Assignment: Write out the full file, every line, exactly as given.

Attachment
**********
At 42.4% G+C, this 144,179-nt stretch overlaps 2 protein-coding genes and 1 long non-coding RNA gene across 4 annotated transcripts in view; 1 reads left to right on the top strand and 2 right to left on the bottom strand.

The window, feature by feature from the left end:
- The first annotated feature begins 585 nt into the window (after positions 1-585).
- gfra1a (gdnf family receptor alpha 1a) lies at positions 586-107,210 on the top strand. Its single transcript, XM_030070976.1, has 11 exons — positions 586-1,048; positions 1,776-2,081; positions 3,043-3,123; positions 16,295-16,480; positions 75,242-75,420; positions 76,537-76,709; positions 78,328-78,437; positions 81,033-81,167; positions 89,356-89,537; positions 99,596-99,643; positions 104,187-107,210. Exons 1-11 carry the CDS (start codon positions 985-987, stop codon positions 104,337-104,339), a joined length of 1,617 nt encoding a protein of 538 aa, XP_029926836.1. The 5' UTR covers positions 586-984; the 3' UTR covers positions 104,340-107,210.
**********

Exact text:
At 42.4% G+C, this 144,179-nt stretch overlaps 2 protein-coding genes and 1 long non-coding RNA gene across 4 annotated transcripts in view; 1 reads left to right on the top strand and 2 right to left on the bottom strand.

The window, feature by feature from the left end:
- The first annotated feature begins 585 nt into the window (after positions 1-585).
- gfra1a (gdnf family receptor alpha 1a) lies at positions 586-107,210 on the top strand. Its single transcript, XM_030070976.1, has 11 exons — positions 586-1,048; positions 1,776-2,081; positions 3,043-3,123; positions 16,295-16,480; positions 75,242-75,420; positions 76,537-76,709; positions 78,328-78,437; positions 81,033-81,167; positions 89,356-89,537; positions 99,596-99,643; positions 104,187-107,210. Exons 1-11 carry the CDS (start codon positions 985-987, stop codon positions 104,337-104,339), a joined length of 1,617 nt encoding a protein of 538 aa, XP_029926836.1. The 5' UTR covers positions 586-984; the 3' UTR covers positions 104,340-107,210.